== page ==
Sailor Suits: Germany--Traditional Styles


Figure 1.--This Berlin boy wears a traditionally styled middy blouse. ome Geran sailoir suits haf long pants, but this boy wears knee pants.

The basic traditional standard for German children's sailor suits was the unifom of the Germany navy--heavily influenced of course by the British Royal Navy uniform. Some sailor suits from the beginning were styled traditionally like the British or German naval uniforms. Boys thus wore both navy blue and white suits, seasonally like the Navy. The traditional styles were done in black/navy blue and white with the three stripes based on Nelson's three great victories. The most traditional suits had the "V" sailor collar and back flap with three stripe detailing, but we see many variations. Note that the sailor suits that the boy here is wearing has a very traditional look including the three-stripes that were standard in Britain (figure 1). The white blouses might have contrasting collaes abd cuffs. Thevdark blue blouses did not have the contrasting detailing. The three-stipe detailong, however, wwas standard on all traditional suits. The detailing was all on the blouse. The trousers were a plain solid color.

German Naval Uniforms

The basic traditional standard for German children's sailor suits was the unifom of the Germany navy--heavily influenced of course by the British Royal Navy uniform. Some sailor suits from the beginning were styled traditionally like the British or German naval uniforms.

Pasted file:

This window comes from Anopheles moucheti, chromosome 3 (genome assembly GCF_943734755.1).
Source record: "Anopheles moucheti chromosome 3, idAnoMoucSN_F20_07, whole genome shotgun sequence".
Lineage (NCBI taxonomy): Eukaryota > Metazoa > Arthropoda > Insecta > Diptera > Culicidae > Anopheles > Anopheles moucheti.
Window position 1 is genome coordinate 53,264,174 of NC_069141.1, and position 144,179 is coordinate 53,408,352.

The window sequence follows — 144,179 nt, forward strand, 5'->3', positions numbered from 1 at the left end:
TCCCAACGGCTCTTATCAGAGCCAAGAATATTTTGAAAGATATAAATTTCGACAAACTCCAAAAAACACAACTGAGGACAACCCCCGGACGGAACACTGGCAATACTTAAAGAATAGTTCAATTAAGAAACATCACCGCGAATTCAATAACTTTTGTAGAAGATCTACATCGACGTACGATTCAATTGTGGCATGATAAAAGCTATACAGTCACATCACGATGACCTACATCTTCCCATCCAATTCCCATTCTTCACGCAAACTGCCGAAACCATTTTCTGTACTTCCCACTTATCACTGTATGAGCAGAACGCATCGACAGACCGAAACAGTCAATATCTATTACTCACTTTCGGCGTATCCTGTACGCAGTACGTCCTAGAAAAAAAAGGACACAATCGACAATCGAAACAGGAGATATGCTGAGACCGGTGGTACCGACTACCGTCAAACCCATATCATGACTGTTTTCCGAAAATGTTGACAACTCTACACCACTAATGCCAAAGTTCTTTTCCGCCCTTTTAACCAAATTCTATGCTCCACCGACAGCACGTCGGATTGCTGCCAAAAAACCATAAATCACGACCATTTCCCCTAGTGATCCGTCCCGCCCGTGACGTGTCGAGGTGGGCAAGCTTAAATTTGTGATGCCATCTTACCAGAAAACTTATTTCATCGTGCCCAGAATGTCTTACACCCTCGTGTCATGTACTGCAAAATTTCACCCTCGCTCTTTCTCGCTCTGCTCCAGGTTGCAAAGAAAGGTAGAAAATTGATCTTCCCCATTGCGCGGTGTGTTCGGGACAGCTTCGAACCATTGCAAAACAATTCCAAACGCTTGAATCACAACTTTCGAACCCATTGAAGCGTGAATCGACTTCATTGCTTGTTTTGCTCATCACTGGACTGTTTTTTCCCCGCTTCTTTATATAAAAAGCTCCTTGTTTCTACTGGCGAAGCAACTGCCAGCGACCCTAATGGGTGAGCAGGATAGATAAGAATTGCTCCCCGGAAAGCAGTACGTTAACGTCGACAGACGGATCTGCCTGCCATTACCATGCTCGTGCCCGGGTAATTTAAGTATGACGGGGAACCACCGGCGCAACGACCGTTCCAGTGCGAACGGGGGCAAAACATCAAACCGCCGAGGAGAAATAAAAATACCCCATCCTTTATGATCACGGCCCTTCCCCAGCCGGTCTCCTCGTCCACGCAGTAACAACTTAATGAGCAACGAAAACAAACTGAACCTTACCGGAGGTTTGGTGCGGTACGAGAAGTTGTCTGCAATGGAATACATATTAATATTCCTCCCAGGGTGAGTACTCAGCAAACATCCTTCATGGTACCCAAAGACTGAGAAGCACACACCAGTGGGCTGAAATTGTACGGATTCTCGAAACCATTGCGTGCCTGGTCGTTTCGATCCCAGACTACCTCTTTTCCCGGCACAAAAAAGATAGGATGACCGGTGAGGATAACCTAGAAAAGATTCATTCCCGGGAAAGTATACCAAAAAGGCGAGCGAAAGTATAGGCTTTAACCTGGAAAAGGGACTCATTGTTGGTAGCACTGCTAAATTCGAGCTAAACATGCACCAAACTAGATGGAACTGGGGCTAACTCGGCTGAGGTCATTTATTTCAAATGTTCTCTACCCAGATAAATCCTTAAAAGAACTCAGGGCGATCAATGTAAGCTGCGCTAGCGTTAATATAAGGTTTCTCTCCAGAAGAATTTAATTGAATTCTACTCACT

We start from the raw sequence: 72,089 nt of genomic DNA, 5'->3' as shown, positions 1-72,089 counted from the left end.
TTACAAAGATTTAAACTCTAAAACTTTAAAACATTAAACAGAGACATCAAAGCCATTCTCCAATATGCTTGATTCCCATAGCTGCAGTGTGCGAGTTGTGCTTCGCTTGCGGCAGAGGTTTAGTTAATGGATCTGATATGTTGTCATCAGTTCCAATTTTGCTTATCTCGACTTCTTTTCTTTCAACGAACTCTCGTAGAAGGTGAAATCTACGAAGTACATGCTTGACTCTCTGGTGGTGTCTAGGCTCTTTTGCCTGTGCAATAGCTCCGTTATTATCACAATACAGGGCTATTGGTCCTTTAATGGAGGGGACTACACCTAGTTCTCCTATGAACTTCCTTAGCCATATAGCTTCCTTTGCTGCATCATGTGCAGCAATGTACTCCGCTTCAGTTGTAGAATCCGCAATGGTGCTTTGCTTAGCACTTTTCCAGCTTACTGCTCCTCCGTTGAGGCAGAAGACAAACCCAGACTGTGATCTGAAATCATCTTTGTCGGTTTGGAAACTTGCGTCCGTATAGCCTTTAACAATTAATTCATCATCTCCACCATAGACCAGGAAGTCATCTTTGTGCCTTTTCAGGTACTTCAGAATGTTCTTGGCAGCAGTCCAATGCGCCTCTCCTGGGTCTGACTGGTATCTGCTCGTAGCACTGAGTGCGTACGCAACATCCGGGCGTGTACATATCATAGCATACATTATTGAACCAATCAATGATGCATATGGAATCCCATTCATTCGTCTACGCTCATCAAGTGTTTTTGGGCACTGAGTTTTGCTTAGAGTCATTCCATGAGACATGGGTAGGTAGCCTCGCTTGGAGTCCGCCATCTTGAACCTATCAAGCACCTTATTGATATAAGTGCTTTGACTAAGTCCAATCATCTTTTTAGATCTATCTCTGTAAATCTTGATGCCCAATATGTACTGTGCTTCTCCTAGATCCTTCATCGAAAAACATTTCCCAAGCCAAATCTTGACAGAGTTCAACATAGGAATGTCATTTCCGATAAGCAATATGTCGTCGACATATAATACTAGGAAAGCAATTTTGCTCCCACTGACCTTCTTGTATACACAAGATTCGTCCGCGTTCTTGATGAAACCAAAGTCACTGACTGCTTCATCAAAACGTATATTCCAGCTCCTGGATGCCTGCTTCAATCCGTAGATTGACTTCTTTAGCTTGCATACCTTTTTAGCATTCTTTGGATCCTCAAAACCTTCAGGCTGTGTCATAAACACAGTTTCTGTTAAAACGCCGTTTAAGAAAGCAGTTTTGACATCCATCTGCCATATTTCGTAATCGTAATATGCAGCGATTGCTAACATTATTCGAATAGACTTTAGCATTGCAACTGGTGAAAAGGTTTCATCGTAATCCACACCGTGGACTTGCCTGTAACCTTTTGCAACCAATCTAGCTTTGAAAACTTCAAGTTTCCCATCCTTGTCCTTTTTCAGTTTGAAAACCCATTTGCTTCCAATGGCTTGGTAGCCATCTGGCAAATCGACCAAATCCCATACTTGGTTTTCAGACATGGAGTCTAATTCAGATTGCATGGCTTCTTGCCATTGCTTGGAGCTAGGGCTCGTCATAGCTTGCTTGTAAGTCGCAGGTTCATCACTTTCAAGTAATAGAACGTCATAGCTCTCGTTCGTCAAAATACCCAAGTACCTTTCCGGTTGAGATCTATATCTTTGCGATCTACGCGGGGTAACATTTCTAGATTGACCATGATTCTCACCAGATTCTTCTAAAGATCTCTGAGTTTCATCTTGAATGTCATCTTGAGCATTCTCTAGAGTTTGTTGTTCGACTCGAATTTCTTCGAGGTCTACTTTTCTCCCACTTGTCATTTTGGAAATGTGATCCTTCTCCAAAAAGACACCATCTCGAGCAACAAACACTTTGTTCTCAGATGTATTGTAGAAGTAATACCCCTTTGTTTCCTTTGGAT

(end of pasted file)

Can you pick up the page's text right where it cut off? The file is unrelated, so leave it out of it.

Three-Stripe Detailing

Traditionally styled sailor suits had the three stripe detailing for which sailor suits are best known. The three-stipe detailing was standard on all traditional suits. The detailing was all on the blouse. The trousers were a plain solid color. They are suposed;y based on Nelson's three great victories during the Napoleonic Wars. Some deny that this was the original inspiration. That may well be, but what ever the origins, that is wgat the three stripes have come to represent. The battles of St. Vincent (1797), the Nile/were the Nile/Aboukir Bay (1798), and Trafalgar (1807). Nelsonís victories were of enormous importance. They meant immediately that Napoleon despite his great victories could not totally dominate Europe or get to the British. The Royal Navy's dominance also drained the The French economy and permitted the British to support the debilitating Peninsular Campaign. And it engendered conflict between Napoleon who wanted Russia to comply with his Continental System and the Russian Tsar. In the long term, Nelson's stunning victories, especially Trafalgur, made possible Britain's command of the sea for the rest of the 19th century. Nelson's victories were so overwealming that they were recognized by virtually every other navy in the world in the three-stripe detailing used in sailor uniforms.

White and Blue Suits

Boys thus wore both navy blue and white suits, seasonally like the Navy. The traditional styles were done in black/navy blue and white. They both had the traditional "V" sailor collar and back flap with three stripe detailing, but we see many variations on this basic model. The white and dark suits were very similar , but there were didderences. The white suits were the summer version. They were made in a light-weight material for warm weather, but even so were made with long skeeves. Note that the white sailor suits that the boy here is wearing has a very traditional look including the three-stripes that were standard in Britain (figure 1). The white blouses might have contrasting collars abd cuffs. The white suits might be wren with either light or dark pants. The dark blue blouses were done in a heavier material, suitable for cold weather. The dark suits did not generally have the contrasting detailing. The dark blouses wew always worn with daek pants.







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Created: 10:38 PM 8/22/2004
Last updated: 12:24 AM 3/18/2008